The cases involving Lucas County Probate Court clients who Karyn McConnell Hancock once represented will be investigated by a local attorney for any indications of theft.
Attorney Jim Caruso was sworn in yesterday as a special master commissioner to review several cases flagged by the county prosecutor's office, which is investigating complaints of theft against Ms. McConnell Hancock.
Mr. Caruso's role will be to determine if there was any money lost in the estates, how much was lost, and whether there is a way to recover the funds.
Judge Jack Puffenberger, who administered the oath to Mr. Caruso, asked that the investigation be done "without unnecessary delay."
Ms. McConnell Hancock sent a letter to the Ohio Supreme Court resigning as an attorney after she was found guilty last month of a misdemeanor charge of making false alarms.
The charge evolved from her admission that she fabricated a story of being kidnapped from downtown Toledo and being dumped in Georgia.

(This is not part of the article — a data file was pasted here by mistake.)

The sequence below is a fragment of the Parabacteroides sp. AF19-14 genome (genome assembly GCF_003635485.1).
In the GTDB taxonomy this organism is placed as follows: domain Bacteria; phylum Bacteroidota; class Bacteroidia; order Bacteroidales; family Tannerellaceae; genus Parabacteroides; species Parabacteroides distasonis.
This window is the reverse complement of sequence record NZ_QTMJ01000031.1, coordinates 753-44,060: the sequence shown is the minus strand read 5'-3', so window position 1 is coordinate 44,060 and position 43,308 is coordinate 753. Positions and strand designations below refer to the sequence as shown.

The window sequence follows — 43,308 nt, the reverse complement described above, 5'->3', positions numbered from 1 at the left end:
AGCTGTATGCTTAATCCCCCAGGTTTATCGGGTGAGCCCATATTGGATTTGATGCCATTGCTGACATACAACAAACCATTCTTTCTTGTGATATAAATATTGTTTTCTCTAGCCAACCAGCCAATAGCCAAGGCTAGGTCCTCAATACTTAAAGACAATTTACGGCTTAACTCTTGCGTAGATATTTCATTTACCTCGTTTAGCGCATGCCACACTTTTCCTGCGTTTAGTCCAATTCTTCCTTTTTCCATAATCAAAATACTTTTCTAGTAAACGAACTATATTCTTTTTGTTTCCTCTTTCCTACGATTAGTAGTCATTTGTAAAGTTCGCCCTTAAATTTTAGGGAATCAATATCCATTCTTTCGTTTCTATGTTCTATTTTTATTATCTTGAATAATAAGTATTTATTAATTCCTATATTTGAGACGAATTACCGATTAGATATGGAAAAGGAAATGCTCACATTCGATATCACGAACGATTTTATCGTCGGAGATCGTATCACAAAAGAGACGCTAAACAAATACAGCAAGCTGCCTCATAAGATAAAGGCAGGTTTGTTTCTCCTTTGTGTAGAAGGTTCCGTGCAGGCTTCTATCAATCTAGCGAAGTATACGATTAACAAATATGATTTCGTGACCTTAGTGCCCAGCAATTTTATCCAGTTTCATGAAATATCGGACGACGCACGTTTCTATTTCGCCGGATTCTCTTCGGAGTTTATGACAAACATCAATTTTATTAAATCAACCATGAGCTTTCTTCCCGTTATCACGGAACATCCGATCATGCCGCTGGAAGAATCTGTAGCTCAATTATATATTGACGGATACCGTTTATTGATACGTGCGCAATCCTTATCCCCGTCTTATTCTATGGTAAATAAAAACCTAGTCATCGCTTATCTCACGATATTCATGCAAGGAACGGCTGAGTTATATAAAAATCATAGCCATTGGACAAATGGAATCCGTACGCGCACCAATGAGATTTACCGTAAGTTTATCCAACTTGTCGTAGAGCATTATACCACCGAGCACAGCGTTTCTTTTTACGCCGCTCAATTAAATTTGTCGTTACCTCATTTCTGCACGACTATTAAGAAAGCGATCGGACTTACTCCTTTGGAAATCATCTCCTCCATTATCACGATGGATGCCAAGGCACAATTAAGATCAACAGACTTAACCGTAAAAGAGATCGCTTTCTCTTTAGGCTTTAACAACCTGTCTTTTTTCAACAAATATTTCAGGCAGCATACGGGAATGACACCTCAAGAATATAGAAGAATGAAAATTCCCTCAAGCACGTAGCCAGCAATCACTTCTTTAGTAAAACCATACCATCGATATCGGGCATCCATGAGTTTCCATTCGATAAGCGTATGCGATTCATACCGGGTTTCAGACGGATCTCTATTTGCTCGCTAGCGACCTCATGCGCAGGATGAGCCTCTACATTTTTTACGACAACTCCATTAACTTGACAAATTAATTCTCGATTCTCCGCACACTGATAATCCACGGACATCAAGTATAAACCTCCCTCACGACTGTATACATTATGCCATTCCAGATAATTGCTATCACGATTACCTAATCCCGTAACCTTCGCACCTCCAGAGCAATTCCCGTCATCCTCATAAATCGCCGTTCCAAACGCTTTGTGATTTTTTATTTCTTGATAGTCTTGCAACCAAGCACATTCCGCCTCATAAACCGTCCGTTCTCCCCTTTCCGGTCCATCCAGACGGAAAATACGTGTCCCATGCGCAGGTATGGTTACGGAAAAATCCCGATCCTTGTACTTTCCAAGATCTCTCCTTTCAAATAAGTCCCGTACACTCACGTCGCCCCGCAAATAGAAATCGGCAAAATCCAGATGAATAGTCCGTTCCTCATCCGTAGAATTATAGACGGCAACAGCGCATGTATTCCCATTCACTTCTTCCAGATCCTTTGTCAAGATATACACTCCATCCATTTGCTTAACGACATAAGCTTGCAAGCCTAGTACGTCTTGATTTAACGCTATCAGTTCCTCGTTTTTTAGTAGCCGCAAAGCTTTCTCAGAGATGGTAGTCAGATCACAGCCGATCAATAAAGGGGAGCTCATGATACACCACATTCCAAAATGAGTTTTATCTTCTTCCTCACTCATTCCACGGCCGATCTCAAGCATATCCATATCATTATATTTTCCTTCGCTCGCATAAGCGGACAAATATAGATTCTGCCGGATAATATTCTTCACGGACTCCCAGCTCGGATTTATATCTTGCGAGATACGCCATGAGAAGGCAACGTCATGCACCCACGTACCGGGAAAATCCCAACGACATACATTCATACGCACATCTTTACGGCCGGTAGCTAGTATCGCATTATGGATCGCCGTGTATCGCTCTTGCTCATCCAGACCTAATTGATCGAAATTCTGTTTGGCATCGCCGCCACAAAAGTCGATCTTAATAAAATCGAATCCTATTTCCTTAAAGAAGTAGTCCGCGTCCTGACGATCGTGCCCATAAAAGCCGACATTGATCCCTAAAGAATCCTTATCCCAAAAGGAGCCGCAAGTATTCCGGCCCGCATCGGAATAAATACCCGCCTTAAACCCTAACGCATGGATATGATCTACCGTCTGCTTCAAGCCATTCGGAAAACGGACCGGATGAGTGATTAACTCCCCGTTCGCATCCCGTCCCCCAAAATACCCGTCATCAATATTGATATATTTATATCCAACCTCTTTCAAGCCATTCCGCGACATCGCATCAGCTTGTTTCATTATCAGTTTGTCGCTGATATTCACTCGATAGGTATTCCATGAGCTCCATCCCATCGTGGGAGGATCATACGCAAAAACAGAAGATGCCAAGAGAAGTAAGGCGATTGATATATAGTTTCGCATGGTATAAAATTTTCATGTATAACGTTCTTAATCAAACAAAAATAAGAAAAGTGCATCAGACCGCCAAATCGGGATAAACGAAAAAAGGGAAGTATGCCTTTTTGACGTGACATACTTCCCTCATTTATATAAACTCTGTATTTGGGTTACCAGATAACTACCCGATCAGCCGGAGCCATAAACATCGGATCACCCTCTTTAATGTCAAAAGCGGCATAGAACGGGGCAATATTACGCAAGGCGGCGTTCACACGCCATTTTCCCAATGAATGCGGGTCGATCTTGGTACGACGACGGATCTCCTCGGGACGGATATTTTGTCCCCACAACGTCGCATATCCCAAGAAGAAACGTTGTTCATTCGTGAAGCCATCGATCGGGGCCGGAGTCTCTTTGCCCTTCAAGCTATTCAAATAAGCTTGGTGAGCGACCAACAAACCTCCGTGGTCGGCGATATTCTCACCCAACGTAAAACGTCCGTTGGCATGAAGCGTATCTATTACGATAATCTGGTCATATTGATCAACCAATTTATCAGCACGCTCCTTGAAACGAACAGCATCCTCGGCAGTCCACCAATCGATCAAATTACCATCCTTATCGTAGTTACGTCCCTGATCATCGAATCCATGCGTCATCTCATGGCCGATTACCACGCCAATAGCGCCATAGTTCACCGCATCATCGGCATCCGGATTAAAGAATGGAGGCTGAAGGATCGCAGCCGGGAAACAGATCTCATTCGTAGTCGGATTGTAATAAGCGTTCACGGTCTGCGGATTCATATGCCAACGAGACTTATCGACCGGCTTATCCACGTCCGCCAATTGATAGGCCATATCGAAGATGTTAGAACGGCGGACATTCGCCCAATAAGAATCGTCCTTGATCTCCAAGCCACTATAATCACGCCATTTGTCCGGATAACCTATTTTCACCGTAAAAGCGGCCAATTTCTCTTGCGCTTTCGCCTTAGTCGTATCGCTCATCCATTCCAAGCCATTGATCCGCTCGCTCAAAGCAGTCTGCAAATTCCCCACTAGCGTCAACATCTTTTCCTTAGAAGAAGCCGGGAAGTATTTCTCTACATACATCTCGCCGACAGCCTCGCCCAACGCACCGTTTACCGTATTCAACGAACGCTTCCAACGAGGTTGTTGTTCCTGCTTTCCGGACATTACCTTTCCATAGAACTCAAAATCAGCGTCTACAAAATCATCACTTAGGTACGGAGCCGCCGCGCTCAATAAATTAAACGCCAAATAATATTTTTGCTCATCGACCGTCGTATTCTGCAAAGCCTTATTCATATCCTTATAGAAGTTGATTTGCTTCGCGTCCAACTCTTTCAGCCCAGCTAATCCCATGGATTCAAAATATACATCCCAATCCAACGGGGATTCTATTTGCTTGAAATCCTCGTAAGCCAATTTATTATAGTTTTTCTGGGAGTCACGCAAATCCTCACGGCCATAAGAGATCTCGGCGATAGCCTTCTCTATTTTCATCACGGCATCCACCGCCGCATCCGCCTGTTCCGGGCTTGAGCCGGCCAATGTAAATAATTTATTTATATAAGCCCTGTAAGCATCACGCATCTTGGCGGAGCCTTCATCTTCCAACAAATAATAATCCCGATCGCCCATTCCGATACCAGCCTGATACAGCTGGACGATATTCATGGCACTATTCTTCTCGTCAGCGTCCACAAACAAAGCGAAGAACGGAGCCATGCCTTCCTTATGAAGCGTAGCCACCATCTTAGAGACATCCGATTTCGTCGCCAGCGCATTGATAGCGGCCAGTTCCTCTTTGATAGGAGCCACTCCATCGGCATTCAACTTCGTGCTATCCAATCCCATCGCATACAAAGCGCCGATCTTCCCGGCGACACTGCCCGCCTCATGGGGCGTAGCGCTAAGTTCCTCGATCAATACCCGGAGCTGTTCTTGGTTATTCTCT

On the same day she appeared in Toledo Municipal Court on the misdemeanor charge, her attorney filed a consent agreement in Probate Court saying that she admitted guilt to the embezzlement of more than $130,000 from the estate of a murdered Toledo city worker.
The case is one of many allegations of theft by clients and former clients, including three people who have filed civil lawsuits in Lucas County Common Pleas Court.
County Assistant Prosecutor J. Christopher Anderson said a Feb. 26 meeting has been scheduled with Ms. McConnell Hancock and her attorney, Jerry Phillips, to review her cases and determine the extent of possible charges. He said the investigation is continuing.